Materials that Remineralize

Fluoride is retained intraorally after treatments such as fluoridated toothpaste and the application of fluoride varnish and is then released into saliva over time. It can remain on teeth, mucosa, dental plaque or within a bioactive restorative. Its retention is clinically beneficial as it can be released during cariogenic challenges to decrease demineralization and improve remineralization. Materials that deposit hydroxyapatite and also remineralize. Ionomeric glasses create a new ion-enriched layer at the glass/tooth ionomer interface. This layer contains phosphate and calcium ions from dental tissues, and calcium (or strontium), phosphate and aluminum from glass ionomer cement. The remineralization process creates a harder dentin surface. The restorative fracture is usually cohesive, leaving the ion exchange layer firmly attached to the cavity wall. The dentinal tubules are sealed and protected from bacterial penetration.

There are a variety of glass ionomer derivatives: resin-modified glass ionomers, compomers, and giomers.
Giomers, represent the hybridization of the properties of glass ionomers and composite resins: the release of fluoride and the recharge of glass ionomers and the aesthetics, physical properties and handling of composite resins. Creating fluorine reservoirs releases and recharges fluorine efficiently, although not as well as glass ionomers [26].

Cention N is a self-curing UDMA-based direct restorative esthetic material with optional additional light-cure. The liquid is made up of dimethacrylates and initiators, while the powder contains various glass fillers, initiators and pigments. It exhibits a high density of polymer network and a high degree of polymerization throughout the depth of the restoration. Includes a special patented filler (Isofiller) that acts as a shrinkage stress reducer leading to less microleakage [27,28]. Among the non-resin based hydroxyapatite depositing materials, they bind with an acid-base reaction and produce an alkaline pH after setting. High pH levels (7.5 or more) seem to stimulate a more active and complete bioactivity. Ceramir (Doxa Dental, Uppsala, Sweden) is a calcium aluminate material developed for cementation that can occlude artificial marginal gaps in vitro. It works on the principle of two cements: calcium aluminate and glass ionomer cement [29]. Materials that stimulate pulp regeneration rematerialize and deposit hydroxyapatite. Bio Aggregate (Verio Dental Co. Ltd., Vancouver, Canada) is composed of nanoparticle tricalcium silicate, tantalum oxide, calcium phosphate, silicon dioxide and has improved performance compared to MTA [30].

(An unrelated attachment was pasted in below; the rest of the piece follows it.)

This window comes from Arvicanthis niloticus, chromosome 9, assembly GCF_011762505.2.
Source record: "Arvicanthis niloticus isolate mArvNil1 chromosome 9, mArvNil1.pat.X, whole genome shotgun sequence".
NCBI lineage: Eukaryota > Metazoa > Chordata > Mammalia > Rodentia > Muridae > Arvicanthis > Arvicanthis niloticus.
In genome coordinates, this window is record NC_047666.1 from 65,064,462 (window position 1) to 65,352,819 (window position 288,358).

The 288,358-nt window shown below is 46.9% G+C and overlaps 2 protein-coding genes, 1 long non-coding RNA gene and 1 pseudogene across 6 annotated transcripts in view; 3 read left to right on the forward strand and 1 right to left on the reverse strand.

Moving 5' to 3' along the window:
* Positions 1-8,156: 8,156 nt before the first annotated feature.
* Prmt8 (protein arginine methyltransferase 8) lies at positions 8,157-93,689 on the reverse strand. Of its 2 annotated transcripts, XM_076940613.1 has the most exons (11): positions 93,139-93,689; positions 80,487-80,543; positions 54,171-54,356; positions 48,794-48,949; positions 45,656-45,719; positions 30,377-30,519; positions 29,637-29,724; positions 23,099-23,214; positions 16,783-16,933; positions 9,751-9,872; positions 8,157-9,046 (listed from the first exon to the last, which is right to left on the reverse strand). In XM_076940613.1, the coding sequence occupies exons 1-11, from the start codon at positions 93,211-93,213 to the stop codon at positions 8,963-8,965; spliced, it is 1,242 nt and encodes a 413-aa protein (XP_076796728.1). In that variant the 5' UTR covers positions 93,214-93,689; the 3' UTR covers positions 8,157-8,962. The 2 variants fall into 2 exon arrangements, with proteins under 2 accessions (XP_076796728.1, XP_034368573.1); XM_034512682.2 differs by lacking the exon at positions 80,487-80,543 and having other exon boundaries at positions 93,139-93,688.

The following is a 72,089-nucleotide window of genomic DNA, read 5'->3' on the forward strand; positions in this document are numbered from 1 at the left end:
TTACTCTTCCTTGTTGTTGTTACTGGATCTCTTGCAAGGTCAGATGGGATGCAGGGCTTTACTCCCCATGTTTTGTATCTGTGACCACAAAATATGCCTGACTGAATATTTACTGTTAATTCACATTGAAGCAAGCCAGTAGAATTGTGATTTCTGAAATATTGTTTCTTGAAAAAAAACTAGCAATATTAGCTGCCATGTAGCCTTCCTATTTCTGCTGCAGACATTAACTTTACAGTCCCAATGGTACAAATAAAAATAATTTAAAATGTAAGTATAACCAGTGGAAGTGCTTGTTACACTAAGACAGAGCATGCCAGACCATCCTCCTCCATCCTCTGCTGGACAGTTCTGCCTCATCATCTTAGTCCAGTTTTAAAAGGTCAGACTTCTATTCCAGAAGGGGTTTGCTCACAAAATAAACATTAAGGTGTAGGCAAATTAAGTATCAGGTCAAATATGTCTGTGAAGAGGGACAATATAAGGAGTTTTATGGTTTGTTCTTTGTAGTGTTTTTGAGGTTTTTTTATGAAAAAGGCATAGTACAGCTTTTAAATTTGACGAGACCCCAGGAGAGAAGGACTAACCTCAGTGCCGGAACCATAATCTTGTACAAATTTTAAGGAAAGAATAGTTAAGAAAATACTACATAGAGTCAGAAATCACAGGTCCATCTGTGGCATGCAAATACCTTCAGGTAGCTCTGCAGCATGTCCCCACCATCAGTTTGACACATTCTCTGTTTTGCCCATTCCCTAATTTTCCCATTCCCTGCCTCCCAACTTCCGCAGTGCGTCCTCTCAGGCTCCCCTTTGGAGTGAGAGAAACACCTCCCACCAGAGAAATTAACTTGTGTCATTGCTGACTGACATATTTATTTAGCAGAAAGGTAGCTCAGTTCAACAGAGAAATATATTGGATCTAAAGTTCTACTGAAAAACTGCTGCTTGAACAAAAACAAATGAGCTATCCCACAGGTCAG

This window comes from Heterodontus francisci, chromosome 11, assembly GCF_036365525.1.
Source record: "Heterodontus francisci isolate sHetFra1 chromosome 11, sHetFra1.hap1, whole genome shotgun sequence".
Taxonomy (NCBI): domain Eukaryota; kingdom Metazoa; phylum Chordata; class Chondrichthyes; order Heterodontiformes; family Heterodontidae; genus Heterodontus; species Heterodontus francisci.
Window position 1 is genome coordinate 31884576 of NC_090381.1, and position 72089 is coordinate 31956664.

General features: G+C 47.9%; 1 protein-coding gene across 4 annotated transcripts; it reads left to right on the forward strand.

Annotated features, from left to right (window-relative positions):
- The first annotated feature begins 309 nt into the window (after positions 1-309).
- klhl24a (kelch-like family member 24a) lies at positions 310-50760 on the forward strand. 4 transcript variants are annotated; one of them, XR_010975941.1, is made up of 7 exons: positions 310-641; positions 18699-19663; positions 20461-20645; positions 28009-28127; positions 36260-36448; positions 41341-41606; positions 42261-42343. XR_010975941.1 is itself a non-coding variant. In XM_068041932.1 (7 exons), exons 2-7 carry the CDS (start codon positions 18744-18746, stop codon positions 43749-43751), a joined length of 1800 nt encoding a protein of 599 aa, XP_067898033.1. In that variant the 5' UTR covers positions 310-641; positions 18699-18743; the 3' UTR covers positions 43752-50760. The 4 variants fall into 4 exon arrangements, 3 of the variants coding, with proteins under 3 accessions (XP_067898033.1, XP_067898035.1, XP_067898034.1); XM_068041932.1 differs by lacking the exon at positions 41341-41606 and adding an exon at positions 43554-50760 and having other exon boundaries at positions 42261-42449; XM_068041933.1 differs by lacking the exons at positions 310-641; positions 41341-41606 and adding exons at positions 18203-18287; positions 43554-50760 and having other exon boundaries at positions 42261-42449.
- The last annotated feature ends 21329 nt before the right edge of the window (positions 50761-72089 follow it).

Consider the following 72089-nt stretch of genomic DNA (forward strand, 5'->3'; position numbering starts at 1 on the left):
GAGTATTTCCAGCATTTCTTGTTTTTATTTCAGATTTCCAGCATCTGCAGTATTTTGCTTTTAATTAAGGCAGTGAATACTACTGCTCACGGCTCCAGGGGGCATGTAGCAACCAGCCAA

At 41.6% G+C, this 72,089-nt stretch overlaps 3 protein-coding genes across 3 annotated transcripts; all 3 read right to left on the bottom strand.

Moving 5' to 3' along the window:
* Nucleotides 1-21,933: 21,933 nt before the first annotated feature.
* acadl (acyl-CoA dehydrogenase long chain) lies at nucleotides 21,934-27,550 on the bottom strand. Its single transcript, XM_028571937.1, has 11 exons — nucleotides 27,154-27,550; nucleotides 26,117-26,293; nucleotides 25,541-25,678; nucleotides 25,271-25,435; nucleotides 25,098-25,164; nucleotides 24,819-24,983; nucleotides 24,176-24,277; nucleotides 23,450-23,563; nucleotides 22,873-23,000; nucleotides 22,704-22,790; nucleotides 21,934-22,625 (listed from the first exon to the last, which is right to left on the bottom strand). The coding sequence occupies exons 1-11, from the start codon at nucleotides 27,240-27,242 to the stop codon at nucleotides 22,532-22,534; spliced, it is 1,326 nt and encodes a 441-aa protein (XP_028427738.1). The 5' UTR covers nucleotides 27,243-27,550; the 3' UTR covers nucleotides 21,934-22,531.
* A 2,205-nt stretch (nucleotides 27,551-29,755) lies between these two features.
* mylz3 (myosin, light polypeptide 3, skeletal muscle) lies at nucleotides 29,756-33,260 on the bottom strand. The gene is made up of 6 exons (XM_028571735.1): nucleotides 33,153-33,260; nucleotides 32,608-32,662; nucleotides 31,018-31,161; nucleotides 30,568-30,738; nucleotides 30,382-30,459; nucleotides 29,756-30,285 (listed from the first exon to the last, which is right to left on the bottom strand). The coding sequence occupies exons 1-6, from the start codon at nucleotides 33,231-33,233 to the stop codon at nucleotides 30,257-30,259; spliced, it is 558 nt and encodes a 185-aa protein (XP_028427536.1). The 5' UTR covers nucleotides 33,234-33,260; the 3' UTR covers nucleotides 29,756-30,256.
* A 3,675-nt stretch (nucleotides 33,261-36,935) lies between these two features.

Biodentine formulated using MTA technology, improving its physical and handling properties, with significant repairing qualities. It is a material, made of tricalcium silicate cement, zirconium oxide and calcium carbonate. The liquid is water, calcium chloride, and a water-based polymer. Which can create a dense dentin barrier and scarring of pulp fibroblasts [31]. The Theracal is also a Calcium Silicate, but modified with resin; the setting reaction of the polymerizable component is activated by light. It has been concluded that future studies should examine whether the lower calcium ion releasing capacity, together with the cytotoxic effect due to the non-polymerized resin monomers of TheraCal LC, influences its biological and clinical performance [32,33].


The recent research studies on the physical, chemical, and biological properties of some bioactive materials are discussed in this short review. Calcium silicate cements properties have led to a growing series of innovative clinical applications. The capacity to promote calcium-phosphate deposit suggests their use for dentin remineralization and tissue regeneration. They can induce the chemical formation of a calcium phosphate/apatite coating when immersed in biological fluids. Studies of the next generation of bioactive dental materials for “Regenerative Dentistry” will guide their clinical evolution.